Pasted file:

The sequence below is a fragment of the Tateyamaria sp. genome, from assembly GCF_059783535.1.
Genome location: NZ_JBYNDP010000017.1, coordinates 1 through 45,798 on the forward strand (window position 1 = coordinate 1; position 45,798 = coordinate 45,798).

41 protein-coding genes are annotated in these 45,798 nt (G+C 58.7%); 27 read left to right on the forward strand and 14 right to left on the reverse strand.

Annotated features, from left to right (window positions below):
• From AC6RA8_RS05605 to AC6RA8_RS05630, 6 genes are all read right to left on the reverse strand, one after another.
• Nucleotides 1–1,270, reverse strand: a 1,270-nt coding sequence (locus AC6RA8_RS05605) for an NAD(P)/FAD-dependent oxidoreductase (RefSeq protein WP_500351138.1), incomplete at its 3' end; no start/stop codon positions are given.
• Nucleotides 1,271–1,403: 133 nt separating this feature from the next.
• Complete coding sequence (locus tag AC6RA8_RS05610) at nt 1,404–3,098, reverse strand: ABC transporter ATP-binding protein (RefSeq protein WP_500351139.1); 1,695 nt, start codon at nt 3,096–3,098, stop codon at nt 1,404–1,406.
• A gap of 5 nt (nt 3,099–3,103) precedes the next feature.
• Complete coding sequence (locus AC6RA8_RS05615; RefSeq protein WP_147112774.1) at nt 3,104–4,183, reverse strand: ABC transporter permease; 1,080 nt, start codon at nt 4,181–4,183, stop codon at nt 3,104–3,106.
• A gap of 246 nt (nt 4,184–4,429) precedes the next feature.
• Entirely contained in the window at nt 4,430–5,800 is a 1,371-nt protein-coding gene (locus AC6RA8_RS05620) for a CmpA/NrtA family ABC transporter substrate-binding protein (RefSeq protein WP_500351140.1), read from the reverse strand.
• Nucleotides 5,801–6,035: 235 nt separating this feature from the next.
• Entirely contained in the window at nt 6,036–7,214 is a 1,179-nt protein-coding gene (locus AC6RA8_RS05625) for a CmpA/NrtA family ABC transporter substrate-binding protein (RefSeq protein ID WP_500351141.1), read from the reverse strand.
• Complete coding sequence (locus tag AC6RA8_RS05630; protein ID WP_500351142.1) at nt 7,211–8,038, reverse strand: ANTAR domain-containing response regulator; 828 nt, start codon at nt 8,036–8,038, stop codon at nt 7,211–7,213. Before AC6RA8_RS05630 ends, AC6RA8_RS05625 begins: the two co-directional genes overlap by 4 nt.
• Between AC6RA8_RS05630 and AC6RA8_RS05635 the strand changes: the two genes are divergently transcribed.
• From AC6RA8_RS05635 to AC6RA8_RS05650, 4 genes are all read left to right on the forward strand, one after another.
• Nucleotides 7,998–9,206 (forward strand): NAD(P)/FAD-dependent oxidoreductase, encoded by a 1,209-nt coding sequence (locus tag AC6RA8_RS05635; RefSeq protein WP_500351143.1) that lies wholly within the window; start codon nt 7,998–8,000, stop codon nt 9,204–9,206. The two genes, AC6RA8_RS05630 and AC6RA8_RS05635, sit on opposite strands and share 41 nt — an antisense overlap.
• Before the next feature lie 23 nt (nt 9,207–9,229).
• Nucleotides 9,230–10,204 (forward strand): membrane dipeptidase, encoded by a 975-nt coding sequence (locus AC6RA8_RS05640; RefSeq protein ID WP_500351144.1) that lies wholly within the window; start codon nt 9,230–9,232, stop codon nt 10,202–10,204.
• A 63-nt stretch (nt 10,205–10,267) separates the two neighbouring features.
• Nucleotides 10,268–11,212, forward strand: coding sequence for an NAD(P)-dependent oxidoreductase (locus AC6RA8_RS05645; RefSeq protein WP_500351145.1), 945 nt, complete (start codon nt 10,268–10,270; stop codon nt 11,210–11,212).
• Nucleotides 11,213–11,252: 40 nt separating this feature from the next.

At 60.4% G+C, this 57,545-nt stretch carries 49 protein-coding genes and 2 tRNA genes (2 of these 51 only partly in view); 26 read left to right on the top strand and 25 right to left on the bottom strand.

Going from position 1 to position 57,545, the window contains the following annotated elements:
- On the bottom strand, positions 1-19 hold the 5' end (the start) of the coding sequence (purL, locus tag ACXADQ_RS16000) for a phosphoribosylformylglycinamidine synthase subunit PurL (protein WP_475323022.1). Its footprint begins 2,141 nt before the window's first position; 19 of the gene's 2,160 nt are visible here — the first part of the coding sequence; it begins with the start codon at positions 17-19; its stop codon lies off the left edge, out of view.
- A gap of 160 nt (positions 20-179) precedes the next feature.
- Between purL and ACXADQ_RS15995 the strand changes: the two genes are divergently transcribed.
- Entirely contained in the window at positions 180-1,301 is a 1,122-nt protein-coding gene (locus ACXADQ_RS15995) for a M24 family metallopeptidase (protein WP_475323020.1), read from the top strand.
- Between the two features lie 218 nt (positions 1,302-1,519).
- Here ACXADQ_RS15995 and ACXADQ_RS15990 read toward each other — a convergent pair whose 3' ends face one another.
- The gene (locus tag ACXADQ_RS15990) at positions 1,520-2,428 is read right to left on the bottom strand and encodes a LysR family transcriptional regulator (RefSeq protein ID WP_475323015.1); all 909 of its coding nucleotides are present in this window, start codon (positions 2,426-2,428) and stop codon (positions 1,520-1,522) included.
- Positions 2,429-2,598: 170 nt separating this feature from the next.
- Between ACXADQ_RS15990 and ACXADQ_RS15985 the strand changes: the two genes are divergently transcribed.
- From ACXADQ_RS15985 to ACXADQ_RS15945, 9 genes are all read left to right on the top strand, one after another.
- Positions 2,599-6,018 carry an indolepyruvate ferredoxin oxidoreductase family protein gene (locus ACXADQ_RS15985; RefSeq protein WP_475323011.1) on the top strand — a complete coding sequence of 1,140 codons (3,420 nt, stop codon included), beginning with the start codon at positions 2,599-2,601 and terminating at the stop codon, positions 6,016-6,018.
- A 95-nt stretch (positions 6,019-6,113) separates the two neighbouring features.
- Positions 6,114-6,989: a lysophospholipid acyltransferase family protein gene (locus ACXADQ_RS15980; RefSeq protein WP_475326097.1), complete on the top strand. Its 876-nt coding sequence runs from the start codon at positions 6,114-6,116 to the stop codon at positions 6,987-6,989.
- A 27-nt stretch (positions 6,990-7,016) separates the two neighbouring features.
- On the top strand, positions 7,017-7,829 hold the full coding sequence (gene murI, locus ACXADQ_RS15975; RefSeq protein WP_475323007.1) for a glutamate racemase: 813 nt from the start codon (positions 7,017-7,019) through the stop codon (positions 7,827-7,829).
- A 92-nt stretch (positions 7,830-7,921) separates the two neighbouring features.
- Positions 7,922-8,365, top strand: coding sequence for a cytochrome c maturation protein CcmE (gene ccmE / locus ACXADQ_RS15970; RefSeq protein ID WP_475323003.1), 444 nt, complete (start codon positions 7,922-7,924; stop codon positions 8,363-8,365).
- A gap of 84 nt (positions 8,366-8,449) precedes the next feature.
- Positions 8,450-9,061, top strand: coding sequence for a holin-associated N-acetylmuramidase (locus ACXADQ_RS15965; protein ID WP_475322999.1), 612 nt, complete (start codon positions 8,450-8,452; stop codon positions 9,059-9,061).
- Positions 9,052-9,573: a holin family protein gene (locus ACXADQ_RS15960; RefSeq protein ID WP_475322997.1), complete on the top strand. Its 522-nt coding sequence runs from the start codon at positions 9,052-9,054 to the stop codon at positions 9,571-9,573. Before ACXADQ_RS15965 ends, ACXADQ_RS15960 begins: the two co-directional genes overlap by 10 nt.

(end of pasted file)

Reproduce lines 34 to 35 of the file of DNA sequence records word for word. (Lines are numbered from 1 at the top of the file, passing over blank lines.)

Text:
- Between ACXADQ_RS15990 and ACXADQ_RS15985 the strand changes: the two genes are divergently transcribed.
- From ACXADQ_RS15985 to ACXADQ_RS15945, 9 genes are all read left to right on the top strand, one after another.